Why choose Domain-Driven Design?
The term Domain-Driven Design (DDD) was coined by Eric Evans in his now-iconic book Domain-Driven Design: Tackling Complexity in the Heart of Software published by Addison-Wesley back in 2004.
More than a decade after the book was published, interest in the practices and principles described in the book started to grow exponentially. Many factors influenced this growth in popularity, but the most important one is that Domain-Driven Design explains how people from the software industry can build an understanding of their users' needs and create software systems that solve the problem and make an impact.
This article is taken from the book Hands-On Domain-Driven Design with .NET Core by Alexey Zimarev. In this book you will apply domain-driven design principles using modern tools such as EventStorming, Event Sourcing, and CQRS. You will learn how domain-driven design applies to various architectural styles such as REST, reactive systems, and microservices.
In this article, we will discuss how understanding the business domain, building domain knowledge, and distinguishing essential complexity from accidental complexity can help in creating software that matters.
Understanding the problem
We rarely write software to just write some code. Of course, we can create a pet project for fun and to learn new technologies, but professionally we build software to help other people to do their work better, faster, and more efficiently. Otherwise, there is no point in writing any software in the first place. It means that we need to have a problem that we intend to solve.
Problem space and solution space
In their book Human Problem Solving, Allen Newell and Herbert Simon outlined the problem space theory. The theory states that humans solve problems by searching for a solution in the problem space. The problem space describes the initial and desired states, as well as possible intermediate states. It can also contain specific constraints and rules that define the context of the problem. In the software industry, people operating in the problem space are usually customers and users.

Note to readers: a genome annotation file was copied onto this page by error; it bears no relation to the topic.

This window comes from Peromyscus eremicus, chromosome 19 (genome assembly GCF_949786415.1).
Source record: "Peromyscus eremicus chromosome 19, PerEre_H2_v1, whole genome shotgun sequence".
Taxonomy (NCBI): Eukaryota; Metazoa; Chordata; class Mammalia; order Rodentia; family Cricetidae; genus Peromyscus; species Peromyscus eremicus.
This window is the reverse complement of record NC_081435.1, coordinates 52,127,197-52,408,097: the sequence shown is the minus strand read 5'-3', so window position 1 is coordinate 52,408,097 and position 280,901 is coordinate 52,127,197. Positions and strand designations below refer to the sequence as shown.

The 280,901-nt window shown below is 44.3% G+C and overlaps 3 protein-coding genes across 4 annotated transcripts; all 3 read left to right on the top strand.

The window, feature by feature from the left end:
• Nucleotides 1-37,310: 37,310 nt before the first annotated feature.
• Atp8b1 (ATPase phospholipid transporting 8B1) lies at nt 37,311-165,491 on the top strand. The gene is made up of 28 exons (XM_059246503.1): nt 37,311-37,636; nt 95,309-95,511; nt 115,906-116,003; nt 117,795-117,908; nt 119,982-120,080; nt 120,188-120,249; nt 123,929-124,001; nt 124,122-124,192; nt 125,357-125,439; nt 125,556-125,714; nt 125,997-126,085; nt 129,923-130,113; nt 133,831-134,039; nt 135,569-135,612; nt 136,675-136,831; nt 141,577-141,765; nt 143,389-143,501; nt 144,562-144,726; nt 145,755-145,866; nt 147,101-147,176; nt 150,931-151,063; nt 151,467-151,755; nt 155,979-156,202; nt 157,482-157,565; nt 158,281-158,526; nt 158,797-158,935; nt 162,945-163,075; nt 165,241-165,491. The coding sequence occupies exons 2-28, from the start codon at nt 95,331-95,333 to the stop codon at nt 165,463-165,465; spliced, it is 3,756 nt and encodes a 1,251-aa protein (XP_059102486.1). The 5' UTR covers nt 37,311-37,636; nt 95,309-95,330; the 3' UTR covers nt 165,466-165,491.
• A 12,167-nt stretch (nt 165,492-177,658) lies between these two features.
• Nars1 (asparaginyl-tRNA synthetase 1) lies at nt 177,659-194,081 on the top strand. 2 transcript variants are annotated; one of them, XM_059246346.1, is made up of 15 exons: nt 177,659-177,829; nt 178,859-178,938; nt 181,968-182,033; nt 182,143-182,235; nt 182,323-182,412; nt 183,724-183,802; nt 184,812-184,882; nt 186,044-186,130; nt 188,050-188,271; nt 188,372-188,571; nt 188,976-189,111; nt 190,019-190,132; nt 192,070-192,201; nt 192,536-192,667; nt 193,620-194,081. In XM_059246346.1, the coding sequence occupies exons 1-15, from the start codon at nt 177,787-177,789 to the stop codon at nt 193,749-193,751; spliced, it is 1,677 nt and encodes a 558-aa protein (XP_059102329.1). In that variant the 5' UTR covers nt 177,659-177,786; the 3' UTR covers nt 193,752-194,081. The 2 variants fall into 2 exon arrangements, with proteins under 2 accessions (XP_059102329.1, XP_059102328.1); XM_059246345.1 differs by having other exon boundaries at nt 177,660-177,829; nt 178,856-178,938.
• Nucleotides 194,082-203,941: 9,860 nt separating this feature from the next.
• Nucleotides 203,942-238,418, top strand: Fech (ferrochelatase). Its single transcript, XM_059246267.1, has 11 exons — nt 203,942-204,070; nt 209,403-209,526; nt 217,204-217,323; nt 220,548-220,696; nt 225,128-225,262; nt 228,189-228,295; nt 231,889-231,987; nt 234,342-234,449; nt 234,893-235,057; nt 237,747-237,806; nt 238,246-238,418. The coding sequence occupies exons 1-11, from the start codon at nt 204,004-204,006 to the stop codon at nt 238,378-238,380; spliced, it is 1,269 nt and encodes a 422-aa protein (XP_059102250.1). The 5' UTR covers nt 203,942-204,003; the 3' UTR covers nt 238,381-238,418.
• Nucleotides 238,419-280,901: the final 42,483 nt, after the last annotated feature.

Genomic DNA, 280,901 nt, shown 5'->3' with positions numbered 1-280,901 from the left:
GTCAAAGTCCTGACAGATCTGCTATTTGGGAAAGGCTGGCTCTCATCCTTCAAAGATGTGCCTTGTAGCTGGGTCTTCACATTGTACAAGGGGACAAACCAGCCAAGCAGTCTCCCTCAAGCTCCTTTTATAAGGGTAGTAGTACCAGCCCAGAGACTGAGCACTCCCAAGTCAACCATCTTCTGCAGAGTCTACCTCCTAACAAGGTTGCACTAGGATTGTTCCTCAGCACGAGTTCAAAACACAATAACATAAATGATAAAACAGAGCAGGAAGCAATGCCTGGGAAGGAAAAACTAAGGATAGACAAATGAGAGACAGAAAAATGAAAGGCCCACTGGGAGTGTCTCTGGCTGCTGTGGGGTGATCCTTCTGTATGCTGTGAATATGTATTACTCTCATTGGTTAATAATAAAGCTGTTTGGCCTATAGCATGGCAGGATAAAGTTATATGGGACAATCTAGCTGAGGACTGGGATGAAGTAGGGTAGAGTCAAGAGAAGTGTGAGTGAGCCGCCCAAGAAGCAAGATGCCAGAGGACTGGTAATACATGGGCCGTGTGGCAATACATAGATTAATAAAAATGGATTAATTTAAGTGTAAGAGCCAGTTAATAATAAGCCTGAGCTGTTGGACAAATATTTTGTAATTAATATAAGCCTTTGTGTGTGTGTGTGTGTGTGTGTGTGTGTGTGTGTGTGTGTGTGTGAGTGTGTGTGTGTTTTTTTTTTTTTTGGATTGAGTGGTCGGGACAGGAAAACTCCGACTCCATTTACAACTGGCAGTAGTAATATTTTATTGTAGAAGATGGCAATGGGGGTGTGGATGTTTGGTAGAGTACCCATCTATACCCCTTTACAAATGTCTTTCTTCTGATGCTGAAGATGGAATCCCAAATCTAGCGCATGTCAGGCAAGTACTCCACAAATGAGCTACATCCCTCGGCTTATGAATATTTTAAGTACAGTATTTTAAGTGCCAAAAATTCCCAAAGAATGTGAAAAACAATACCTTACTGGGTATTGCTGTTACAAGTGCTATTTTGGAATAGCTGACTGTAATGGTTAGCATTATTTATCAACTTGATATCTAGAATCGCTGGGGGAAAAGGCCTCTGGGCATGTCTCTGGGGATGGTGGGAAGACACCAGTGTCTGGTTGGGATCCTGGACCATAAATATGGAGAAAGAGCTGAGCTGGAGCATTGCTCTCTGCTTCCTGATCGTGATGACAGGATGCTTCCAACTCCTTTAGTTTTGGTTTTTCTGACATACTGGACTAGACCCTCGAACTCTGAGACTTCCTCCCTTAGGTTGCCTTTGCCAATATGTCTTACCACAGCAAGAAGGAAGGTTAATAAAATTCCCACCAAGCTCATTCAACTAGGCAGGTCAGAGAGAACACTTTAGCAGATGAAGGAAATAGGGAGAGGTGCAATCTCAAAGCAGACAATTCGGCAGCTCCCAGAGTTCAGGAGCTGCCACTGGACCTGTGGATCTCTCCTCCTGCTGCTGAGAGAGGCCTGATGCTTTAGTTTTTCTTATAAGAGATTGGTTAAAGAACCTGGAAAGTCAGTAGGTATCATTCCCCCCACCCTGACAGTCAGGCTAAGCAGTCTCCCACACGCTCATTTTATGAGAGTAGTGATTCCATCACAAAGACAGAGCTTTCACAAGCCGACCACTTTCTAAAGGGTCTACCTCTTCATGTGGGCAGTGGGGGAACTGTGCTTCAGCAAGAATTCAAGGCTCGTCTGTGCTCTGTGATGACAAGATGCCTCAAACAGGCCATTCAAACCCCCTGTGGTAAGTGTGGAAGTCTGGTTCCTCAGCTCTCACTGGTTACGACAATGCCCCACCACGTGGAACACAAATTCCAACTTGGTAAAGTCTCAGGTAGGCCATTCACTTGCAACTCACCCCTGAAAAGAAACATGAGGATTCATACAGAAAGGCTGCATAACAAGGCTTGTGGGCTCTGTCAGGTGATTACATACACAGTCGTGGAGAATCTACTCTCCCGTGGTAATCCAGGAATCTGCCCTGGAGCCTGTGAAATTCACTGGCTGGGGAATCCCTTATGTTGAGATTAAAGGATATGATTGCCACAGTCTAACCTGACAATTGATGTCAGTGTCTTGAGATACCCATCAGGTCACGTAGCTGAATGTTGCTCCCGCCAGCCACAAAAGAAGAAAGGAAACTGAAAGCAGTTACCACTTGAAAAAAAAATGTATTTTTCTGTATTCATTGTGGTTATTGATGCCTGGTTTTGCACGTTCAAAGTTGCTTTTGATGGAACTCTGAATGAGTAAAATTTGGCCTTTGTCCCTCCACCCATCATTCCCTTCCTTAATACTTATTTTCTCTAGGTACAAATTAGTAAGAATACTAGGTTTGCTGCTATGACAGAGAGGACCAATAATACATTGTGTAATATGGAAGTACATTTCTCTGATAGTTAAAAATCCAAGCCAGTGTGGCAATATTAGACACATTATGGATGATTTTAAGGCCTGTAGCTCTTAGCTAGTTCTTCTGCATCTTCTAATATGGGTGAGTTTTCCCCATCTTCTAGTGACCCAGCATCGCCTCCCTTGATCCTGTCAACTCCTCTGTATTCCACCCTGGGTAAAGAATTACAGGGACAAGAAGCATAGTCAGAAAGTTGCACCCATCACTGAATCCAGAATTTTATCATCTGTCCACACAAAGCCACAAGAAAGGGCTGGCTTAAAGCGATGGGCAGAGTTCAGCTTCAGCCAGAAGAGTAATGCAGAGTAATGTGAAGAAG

Each real problem demands a solution, and if we search properly in the problem space, we can outline which steps we need to take to move from the initial state to the desired state. This outline and all the details about the solution form a solution space.
Jumping to a solution is very easy, and since most of us have a rather rich experience of solving everyday problems, we can find solutions for many issues almost immediately. However, as Bart Barthelemy and Candace Dalmagne-Rouge suggest in their article When You're Innovating, Resist Looking for Solutions, thinking about solutions prevents our brain from thinking about the problem. Instead, we start going deeper into the solution that first came to our mind, adding more levels of detail and making it the most ideal solution for a given problem.
There's one more aspect to consider when searching for a solution to a given problem. There is a danger of fixating all your attention on one particular solution, which might not be the best one at all but it was the first to come to mind, based on your previous experiences, your current understanding of the problem, and other factors,